“Howbeit in vain do they worship me, teaching for doctrines the commandments of men.”Mark 7:7Verse 7. Howbeit in vain do they worship me, teaching for doctrines the commandments of men.

Gill’s Exposition of the Entire Bible
Howbeit, in vain do they worship me,…. This is the continuation of the citation out of Isaiah, as is also what follows:
teaching for doctrines the commandments of men. As all these traditions mentioned were such; as washing their hands before they ate bread, and their whole bodies, when they came from the market, or from any court of judicature, or concourse of men, where they had been touched by the common people, and the washing of cups, pots, brazen vessels, and tables, or beds; these they taught the people, and enjoined them the observance of them: instead of instructing them in the doctrines of the Bible, respecting the Messiah, and salvation by him, the right fear, and true worship of God, his ordinances and statutes; wherefore their worship of him, though attended with a great show of sanctity and religion, was a vain thing, a mere empty thing, devoid of life, power, and spirituality, unacceptable to God, and of no real use, profit, and advantage to themselves: it neither issued in the glory of God, nor brought any true pleasure, or solid peace to themselves; and they would find, by sad experience, that their hope of being in the favour of God, and of enjoying eternal happiness on account of it, would prove a vain hope;
“Jesus saith unto her, Woman, believe me, the hour cometh, when ye shall neither in this mountain, nor yet at Jerusalem, worship the Father.”John 4:21Verses 21-24. –
(d) The spiritual nature of God and his worship. Verse 21. – Jesus saith unto her, Woman, believe me – a unique expression of Jesus, answering to the Ἀμὴν ἀμὴν, of many other passages, where the acknowledgment of his Divine commission had been virtually ceded; this expression is peculiarly suitable to the occasion – that an hour is coming. He does not add, as in ver. 23, “and now is.” The Divine order which links the events of God’s providence together, has not made it possible as yet in its fullness, as it will do when the revelation is complete, but the hour is drawing near, when neither in this mountain, nor in Jerusalem, will ye worship the Father. Christ did not say that either Samaritans or Jews were exclusively right in their preference for one local shrine or place of sacrificial worship; but he declared the sublime truth that the worship of the Father would soon prove itself to be independent of both alike and of all the limitations of place and ceremony. Every place would be as sacred and as hallowed as these notable shrines, when the full character and real nature of the object of worship became fully known. The Father was a name for God not unknown to Jew or Gentile; but so overlaid, suspected, defamed, forgotten, that the emphasis which Jesus laid upon it came with the force of a new revelation of God’s relation to man. Man is born in the image of God, and partakes of the nature and essence of the Supreme Being, and it is in God’s true nature and veritable relations with men that he will be eventually adored. When Christ speaks of “my Father” he refers to the specialty of revelation of the fatherhood in his own incarnation. The Father was only partially known in and by all the dispensations of nature and grace, but he was especially revealed in the whole of the prolonged series of facts and symbols and prophetic teachings which constituted the religion of Israel; and Christ will not allow this great revelation of the Father to pass unaccredited or to be ignored by one whom he essays to teach.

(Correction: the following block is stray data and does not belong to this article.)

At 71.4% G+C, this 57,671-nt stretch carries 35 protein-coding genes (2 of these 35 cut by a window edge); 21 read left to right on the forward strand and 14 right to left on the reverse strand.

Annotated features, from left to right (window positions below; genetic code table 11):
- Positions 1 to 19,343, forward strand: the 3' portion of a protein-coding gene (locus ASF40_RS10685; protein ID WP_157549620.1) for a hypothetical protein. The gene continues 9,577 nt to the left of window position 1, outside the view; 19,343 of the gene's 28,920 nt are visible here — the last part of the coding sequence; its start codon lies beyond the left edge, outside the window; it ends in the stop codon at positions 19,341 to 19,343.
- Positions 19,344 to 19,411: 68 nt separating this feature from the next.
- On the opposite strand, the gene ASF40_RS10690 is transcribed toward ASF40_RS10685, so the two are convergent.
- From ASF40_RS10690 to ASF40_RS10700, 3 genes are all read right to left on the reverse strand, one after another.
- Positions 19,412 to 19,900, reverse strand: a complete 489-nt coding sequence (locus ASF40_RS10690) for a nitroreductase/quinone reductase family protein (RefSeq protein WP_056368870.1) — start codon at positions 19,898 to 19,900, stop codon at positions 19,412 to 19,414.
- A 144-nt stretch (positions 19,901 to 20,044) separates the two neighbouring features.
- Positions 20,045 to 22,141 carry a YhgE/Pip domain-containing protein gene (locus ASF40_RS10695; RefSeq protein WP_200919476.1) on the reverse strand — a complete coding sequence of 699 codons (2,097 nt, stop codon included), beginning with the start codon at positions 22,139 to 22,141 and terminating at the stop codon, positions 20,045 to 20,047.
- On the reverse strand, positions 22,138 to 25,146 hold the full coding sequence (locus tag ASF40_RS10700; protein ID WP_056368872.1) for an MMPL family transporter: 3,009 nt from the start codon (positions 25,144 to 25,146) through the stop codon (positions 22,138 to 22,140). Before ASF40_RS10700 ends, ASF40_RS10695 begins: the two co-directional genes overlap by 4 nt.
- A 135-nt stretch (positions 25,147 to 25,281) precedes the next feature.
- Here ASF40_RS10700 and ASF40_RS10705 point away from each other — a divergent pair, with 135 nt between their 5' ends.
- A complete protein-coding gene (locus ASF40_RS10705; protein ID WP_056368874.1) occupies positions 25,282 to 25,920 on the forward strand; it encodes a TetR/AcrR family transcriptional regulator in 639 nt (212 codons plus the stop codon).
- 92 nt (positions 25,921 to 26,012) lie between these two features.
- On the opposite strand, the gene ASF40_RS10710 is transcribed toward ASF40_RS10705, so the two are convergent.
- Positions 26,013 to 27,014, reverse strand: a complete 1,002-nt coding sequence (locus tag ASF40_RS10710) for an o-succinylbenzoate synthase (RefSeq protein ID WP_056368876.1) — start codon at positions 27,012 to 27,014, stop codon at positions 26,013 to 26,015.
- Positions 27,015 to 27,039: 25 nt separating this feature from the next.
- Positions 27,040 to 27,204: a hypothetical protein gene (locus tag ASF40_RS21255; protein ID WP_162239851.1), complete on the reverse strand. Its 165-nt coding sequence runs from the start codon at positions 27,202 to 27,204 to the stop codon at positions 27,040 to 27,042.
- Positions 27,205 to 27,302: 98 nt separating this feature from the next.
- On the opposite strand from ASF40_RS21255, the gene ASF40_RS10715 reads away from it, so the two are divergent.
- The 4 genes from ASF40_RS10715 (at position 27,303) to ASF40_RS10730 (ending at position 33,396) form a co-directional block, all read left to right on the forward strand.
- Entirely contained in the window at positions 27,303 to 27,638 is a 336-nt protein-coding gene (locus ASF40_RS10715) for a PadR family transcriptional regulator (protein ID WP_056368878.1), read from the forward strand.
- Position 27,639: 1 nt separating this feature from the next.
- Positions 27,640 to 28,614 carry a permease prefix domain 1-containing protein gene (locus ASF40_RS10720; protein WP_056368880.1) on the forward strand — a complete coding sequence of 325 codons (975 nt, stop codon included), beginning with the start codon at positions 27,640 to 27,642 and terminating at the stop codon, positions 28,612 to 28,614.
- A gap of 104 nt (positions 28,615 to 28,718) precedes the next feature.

“But the hour comes, and now is, when the true worshippers shall worship the Father in spirit and in truth: for the Father seeks such to worship him.”John 4:23Verse 23. – But the hour cometh, and now is – already the day has dawned, the new conception is breaking like “awful rose of dawn” upon the minds of some – when the veritable worshippers – those who answer to the idea of worshippers, those who actually draw near to the Father in living fellowship and affectionate appreciation of his eternal Name – shall worship the Father in spirit and in truth. An old misreading of this text, accepted by some Fathers, and based upon the idea expressed in John 16:13, has found expression in the Sinaitic Codex, “in the spirit of the truth.” But “spirit” here does not refer to the Holy Spirit, but to the spirit of man – that part of man’s constitution through which he most especially bears the image of God, and with which the Divine Spirit deals, and in which he dwells (Romans 8:26). The worship in spirit is worship contrasted with all mere carnal concomitants, all mere shadows of the good things to come, all mere ritual, all specialties of place, or time, or sacrament, or order. It need not be in despite of a genuine reverence for days, or seasons, or postures, or washings, but in absolute independence of them, and they, without this, will be actually valueless. And in truth; i.e. as dealing with reality, the adequate and veracious expression of genuine desires and veritable emotions; καὶ γὰρ, nam et (ver. 9). For indeed also the Father seeketh such to be his worshippers. Luthardt and Meyer differ as to the emphasis. Meyer insists that the καὶ γάρ lays stress on the word which immediately follows, and he refers to 1 Corinthians 14:8 as not contradicting the rule. He would render, “For the Father also on his part seeketh,” etc. Luthardt says that the new thought is to be found in ζητεῖ, and therefore upon this the emphasis is laid. Westcott, by many passages, such as Matthew 8:9; Matthew 26:73; Mark 10:45; Luke 6:32, etc., urges that καὶ γὰρ “alleges a reason which is assumed to be conclusive from the nature of the case.” The whole sentence is therefore covered by the expression, “For the Father also on his part seeketh those as worshippers of him who worship him in spirit and in truth.” A slight contrast is felt between the regimen of προσκυνεῖν with accusative, here again introduced, following upon that with dative in the first clause. Moulton would render the first clause, “offer worship to the Father,” and the second by “worship him.” The Father is now seeking, by the ministry of his Son, by the gift of his Spirit, for those who approach him with deeply felt need and true affection, in spirit, not in ceremony, in truth, not in hypocritical or heartless profession. This is another indication of the high truth taught in the prologue (John 1:4, 9; John 3:21; John 18:38, see notes) that there are vast differences among men, even anterior to their reception of the perfect revelation of the Father’s heart in Christ Jesus. “The life is the light of men.” There are those who “do the truth” and are “of the truth,” who “worship God in spirit and in truth.” The whole gospel dispensation is a search for these.